I have just received advanced copies of my translation of Stanislaw Lem's Summa Technologiae !
Stanisław Lem, Summa Technologiae
Translated and with Introduction by Joanna Zylinska
University of Minnesota Press, Electronic Mediations series vol. 40, March 2013
The Polish writer Stanisław Lem is best known to English-speaking readers as the author of the 1961 science fiction novel Solaris, adapted into a meditative film by Andrei Tarkovsky in 1972 and remade in 2002 by Steven Soderbergh. Throughout his writings, comprising dozens of science fiction novels and short stories, Lem offered deeply philosophical and bitingly satirical reflections on the limitations of both science and humanity.
In Summa Technologiae—his major work of non-fiction, first published in 1964 and now available in English for the first time—Lem produced an engaging and caustically logical philosophical treatise about human and non-human life in its past, present, and future forms. After five decades Summa Technologiae has lost none of its intellectual or critical significance. Indeed, many of Lem’s conjectures about future technologies have now come true: from artificial intelligence, bionics, and nanotechnology to the dangers of information overload, the concept underlying internet search engines, and the idea of virtual reality. More important for its continued relevance, however, is Lem’s rigorous investigation into the parallel development of biological and technical evolution and his conclusion that technology will outlive humanity itself.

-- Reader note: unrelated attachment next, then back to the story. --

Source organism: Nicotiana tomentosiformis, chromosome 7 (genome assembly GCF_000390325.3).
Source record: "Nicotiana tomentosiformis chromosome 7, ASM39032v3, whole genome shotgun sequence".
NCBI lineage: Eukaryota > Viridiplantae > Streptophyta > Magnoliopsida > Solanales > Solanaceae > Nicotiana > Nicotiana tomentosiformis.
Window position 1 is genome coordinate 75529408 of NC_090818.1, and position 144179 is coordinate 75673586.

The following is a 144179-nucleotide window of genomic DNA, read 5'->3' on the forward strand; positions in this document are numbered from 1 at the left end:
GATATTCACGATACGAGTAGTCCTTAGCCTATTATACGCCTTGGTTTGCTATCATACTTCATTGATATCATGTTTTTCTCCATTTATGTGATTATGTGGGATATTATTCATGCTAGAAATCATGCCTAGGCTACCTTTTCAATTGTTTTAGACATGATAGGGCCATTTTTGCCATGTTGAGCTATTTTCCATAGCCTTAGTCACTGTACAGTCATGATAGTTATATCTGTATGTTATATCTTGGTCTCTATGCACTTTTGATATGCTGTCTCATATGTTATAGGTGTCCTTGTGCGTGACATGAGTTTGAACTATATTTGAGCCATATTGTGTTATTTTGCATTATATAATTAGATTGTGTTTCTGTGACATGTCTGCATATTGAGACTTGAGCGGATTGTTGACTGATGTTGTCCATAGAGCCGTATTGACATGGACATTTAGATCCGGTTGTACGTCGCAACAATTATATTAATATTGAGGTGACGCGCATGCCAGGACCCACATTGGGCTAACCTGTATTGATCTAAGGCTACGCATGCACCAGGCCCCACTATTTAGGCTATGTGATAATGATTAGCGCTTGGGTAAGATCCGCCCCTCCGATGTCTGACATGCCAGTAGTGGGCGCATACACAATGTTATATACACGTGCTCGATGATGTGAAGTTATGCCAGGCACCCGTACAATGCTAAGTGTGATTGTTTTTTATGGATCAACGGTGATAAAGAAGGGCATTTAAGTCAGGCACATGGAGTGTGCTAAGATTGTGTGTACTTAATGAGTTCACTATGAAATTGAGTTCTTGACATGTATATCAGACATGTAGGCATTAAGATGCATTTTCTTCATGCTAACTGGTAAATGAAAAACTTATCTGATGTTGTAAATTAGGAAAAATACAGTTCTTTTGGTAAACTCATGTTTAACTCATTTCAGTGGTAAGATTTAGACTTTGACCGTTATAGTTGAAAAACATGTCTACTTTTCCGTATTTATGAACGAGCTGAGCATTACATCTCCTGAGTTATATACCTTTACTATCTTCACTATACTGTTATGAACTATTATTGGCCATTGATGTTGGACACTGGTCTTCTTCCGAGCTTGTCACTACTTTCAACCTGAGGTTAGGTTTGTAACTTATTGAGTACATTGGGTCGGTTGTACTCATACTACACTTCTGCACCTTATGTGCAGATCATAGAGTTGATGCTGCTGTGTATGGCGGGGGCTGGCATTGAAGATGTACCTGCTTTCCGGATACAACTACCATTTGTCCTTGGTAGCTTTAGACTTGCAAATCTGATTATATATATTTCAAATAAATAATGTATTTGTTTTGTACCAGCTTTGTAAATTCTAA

Preceding Richard Dawkins’s idea of evolution as a blind watchmaker by more than two decades, Lem posits evolution as opportunistic, shortsighted, extravagant, and illogical. Strikingly original and still timely, Summa Technologiae resonates with a wide range of contemporary debates about information and new media, the life sciences, and the evolving relationship between technology and humanity.
At the end of the thirteenth century, Thomas Aquinas wrote the Summa Theologiae, an ambitious compendium of all orthodox philosophical and theological knowledge about the world. Seven hundred years later, science fiction author Stanisław Lem writes his Summa Technologiae, an equally ambitious but unorthodox investigation into the perplexities and enigmas of humanity and its relationship to an equally enigmatic world in which it finds itself embedded. In this work Lem shows us science fiction as a method of inquiry, one that renders the future as tenuous as the past, with a wavering, ‘phantomatic’ present always at hand. (Eugene Thacker, author of After Life)
Stanisław Lem (1921–2006) was the best known science fiction author writing outside of the English language. His books have been translated into more than forty languages and sold over 27 million copies worldwide.
Joanna Zylinska is professor of new media and communications at Goldsmiths, University of London. Her own books include Bioethics in the Age of New Media and The Ethics of Cultural Studies.